Superintendent Harrington said that during discussions in Washington, it appeared that federal officials were willing to be more flexible. But on March 2, Utah education officials received a letter recapping the Washington discussions. Ms. Harrington said it contained no new accommodations.
“They sent a fax to us yesterday saying, ‘Here’s the flexibility we now confirm,’ ” said Ms. Harrington who was appointed to the nonpartisan post by the state school board. “But there’s nothing in it, no new concessions.”
Ms. Harrington said Utah officials would insist on enough flexibility to use their state system, the Utah Performance Assessment System for Students, or U-PASS, in place of the No Child Left Behind Act. For example, the state system insists on a year’s worth of progress for each student instead of the federal requirement that all students reach a certain level regardless of their starting level of knowledge.
“Our state will determine how much involvement there will be in No Child Left Behind, not the other way around,” she said.
Susan Aspey, a spokeswoman for the federal department, said progress was being made. “The state leaders and the administration both share the same goal—kids learning,” she wrote in a March 2 e-mail to Education Week. “And NCLB is about eliminating the persistent achievement gap.”
But, she added: “Change can be difficult.”
The issue is causing turmoil within the ranks of the Utah’s GOP leadership, which normally is inclined to support President Bush.
After being irked by the federal Department of Education’s letter and some concerns about Gov. Huntsman’s press release calling for the special session, some state senators were ready to join a coup.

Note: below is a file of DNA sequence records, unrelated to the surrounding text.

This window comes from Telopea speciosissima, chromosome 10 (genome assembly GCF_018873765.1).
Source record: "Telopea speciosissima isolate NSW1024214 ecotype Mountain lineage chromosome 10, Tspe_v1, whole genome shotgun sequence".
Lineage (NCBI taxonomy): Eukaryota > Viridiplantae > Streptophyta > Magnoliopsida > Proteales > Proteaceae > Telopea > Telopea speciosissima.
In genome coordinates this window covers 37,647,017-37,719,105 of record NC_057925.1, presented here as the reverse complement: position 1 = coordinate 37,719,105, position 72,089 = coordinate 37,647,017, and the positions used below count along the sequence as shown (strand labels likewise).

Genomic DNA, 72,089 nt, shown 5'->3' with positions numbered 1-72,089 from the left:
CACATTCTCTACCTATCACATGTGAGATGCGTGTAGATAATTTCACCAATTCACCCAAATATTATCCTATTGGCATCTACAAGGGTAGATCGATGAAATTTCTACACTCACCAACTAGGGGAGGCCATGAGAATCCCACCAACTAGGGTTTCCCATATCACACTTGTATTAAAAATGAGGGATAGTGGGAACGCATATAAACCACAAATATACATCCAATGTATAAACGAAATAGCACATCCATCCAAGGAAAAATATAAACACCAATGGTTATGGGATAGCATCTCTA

“I no longer felt obligated to my commitment [to delay the vote] and was going to push forward,” Republican Sen. Tom Hatch, the sponsor of the bill in the Senate, said in an interview.
But after a GOP caucus March 2, Mr. Hatch said legislators agreed to wait out of respect for a fellow Republican, Senate President John Valentine, who had struck the deal with the governor on the special session.
Mr. Hatch said Washington should take note that the bill is not going away. “If substantial progress has not been made by April 20, we will have a special session and we will pass House Bill 135 in its entirety,” he said.
State’s Stance Hit
Amid last week’s political intrigue, the Washington-based Education Trust, which promotes raising student achievement and supports the No Child Left Behind law, released a statement blasting Utah’s efforts to buck the law.
The Education Trust cited lagging test scores for Utah’s minority groups, particularly Latino and Native American students, and was critical of the state’s teacher-qualifications system.
Utah has been “sort of celebrated for standing up to the big bad feds, … but some of that has gotten untethered from reality,” Ross Weiner, the organization’s policy director, said. He pointed out that the state accountability plan, U-PASS, is not currently operating. Though the U-PASS law is on the books, Utah officials are still setting up the program.
Utah’s schools chief, Ms. Harrington, said the criticism was an example of Washington-style attacks. “The Department [of Education] has circled their dogs and sent them after us,” she said.
A version of this article appeared in the March 09, 2005 edition of Education Week as Utah Legislators Delay Action on NCLB Bill